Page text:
Printable firearm pioneer and activist Cody Wilson proved recently that it was possible to produce a gun with just a 3D printer and some ABS plastic. The announcement further highlighted the potential of 3D printing technology, and although Wilson later removed the files for making the gun at the Department of State’s request, others are pushing forward with their own advancements.
One such designer decided to use available technology to mix and match firearms. Only known as “Shanrilivan,” the creator has fused parts of a FN P90 with an AR-15. The combination comes into two flavors: a single piece P90 stock/AR-15 lower receiver dubbed the “Charon” and a stock that is meant to be integrated with a printed AR-15 lower receiver named the “WarFairy P-15.”
According to Guns.com, the P-15 borrows from the structure of a P90 to reinforce the buffer extension of printed lower receivers. Wilson had previously designed two AR-15 lower receivers that could be produced with a 3D printer, one that was essentially an improvement over the other. The P-15 stock was created in part to complement the lower receiver’s strengths and double-up on weak points. It can also be printed on lower-cost printers as it was meant to be produced in several parts that will have to be assembled.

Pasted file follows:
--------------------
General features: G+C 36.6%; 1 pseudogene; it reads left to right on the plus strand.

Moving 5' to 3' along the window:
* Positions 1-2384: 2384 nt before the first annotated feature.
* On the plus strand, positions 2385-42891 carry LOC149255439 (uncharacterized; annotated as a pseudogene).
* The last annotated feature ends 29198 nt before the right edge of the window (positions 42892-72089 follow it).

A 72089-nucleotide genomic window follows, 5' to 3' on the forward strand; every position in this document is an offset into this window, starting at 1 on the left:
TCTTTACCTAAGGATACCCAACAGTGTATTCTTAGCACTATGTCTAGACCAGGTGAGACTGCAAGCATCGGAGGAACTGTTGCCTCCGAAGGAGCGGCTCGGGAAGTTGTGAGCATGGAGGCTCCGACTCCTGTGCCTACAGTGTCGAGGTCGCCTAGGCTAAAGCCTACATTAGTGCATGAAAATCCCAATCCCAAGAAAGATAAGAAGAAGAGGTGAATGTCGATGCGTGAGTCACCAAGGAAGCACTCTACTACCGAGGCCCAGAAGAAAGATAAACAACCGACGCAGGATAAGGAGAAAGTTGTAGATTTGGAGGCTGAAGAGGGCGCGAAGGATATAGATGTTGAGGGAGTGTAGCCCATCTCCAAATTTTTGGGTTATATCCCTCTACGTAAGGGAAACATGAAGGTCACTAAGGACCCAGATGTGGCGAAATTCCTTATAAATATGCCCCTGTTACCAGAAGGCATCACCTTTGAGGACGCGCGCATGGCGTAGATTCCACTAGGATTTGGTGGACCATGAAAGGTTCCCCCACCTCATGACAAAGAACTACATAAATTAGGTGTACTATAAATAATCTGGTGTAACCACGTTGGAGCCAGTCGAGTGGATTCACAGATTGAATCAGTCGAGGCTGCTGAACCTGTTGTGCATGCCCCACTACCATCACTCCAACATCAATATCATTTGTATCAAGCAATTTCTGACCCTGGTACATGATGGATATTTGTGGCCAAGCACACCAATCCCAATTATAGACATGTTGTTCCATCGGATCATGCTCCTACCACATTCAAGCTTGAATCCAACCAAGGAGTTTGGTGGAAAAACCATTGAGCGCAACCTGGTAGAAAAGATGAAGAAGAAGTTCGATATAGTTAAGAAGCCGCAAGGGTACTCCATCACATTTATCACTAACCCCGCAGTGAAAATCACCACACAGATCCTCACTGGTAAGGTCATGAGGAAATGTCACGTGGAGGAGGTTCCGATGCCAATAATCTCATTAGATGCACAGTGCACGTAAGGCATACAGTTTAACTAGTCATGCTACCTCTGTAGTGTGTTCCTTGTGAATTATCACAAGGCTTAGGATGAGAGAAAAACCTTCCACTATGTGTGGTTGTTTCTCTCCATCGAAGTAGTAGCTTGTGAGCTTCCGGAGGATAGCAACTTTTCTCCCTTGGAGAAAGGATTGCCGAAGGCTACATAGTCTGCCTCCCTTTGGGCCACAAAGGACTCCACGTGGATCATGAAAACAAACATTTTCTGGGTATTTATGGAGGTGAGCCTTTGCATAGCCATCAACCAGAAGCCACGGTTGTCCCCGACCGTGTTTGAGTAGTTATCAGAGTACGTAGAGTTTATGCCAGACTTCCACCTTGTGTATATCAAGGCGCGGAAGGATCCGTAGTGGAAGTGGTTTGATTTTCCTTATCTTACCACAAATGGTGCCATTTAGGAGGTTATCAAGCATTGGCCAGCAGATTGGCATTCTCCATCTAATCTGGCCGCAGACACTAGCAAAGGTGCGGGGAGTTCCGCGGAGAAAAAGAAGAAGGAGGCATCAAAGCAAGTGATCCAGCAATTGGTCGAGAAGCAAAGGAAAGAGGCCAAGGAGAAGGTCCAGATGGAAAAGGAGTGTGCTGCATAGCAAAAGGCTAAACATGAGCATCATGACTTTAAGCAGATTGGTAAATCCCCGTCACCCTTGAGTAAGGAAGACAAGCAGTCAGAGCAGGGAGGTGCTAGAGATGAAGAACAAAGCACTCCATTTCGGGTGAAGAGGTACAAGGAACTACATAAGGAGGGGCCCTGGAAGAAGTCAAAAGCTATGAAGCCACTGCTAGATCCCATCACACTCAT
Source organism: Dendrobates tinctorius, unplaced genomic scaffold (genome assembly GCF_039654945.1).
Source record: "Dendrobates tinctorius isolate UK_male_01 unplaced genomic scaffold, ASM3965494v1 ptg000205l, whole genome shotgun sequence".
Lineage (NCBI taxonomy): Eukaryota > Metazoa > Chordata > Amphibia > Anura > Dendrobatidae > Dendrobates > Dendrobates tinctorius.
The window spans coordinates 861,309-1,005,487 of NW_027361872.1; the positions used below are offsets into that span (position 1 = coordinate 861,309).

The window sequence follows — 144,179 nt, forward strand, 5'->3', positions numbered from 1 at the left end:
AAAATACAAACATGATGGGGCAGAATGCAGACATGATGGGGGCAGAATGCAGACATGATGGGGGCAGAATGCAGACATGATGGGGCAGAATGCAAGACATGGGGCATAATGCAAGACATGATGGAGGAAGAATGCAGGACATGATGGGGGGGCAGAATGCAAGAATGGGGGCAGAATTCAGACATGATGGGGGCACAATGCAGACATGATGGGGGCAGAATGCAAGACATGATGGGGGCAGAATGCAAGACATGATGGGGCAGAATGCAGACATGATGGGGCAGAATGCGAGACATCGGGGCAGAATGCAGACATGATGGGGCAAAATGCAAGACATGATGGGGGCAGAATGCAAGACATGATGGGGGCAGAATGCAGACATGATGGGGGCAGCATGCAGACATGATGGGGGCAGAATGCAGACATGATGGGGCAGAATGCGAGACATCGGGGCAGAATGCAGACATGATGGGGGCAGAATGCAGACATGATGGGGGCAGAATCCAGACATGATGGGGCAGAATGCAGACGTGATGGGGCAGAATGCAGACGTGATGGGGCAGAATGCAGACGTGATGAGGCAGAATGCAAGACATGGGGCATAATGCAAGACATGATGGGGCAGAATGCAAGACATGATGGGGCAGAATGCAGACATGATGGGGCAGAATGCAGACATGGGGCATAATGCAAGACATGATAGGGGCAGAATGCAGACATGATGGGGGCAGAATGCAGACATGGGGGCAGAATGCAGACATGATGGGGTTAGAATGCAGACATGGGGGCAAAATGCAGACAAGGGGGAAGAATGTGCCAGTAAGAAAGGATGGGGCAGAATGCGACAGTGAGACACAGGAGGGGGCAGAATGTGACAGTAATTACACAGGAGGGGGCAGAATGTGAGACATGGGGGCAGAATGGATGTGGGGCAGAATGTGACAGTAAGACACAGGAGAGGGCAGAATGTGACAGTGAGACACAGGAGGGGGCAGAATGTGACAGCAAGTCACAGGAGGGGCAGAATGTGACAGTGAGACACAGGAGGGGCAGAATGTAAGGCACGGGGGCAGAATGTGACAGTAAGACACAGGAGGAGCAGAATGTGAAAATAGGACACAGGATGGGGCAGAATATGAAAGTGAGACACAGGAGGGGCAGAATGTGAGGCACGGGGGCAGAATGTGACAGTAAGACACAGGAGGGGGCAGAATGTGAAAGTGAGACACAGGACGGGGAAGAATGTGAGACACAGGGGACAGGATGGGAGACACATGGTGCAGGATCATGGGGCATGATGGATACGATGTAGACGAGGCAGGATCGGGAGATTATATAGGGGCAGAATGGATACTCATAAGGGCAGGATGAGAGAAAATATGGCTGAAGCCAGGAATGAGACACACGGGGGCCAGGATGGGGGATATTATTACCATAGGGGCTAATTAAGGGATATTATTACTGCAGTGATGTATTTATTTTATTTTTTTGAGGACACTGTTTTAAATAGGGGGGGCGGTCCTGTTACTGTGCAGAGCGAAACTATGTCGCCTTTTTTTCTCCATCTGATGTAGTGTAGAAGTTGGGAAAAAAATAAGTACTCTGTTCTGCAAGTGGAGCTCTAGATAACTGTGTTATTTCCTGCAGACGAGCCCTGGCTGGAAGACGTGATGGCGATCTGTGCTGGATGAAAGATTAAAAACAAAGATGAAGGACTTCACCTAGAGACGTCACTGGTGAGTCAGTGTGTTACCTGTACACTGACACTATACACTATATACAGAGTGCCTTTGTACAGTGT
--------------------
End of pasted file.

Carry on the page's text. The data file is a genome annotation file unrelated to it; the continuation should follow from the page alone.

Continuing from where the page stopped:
While the contraption may look strange, those with 3D printers are already flocking to download the new designs. Files for both the Charon single-piece stock and lower and P-15 are available for download, some of which can be found on github.com.
Following along the same activist lines of Wilson and other 3D printing trailblazers, the creator of the Charon states in the readme included with the printing files:
License: I reserve no rights. Pirate this Gun. Please change name of independant [sic] projects to prevent confusion and avoid incompatibilities.
Another recent innovation is a trio of 3D-printed 12 gauge shotgun slugs demonstrated by Taofledermaus on YouTube and made by fellow shooting enthusiast ArtisanTony. One of the slugs weighed roughly four-tenths of an ounce when packed with lead shot and sized to fit a standard shotgun shell. The demonstrators reckoned it might be the first printed bullet to be test fired, which caused some skepticism regarding accuracy and power. In any case, it was loaded into a shotgun and fired towards an old dartboard.
You can view the demonstration below:
Charon images are freely available renders accompanying 3D printer files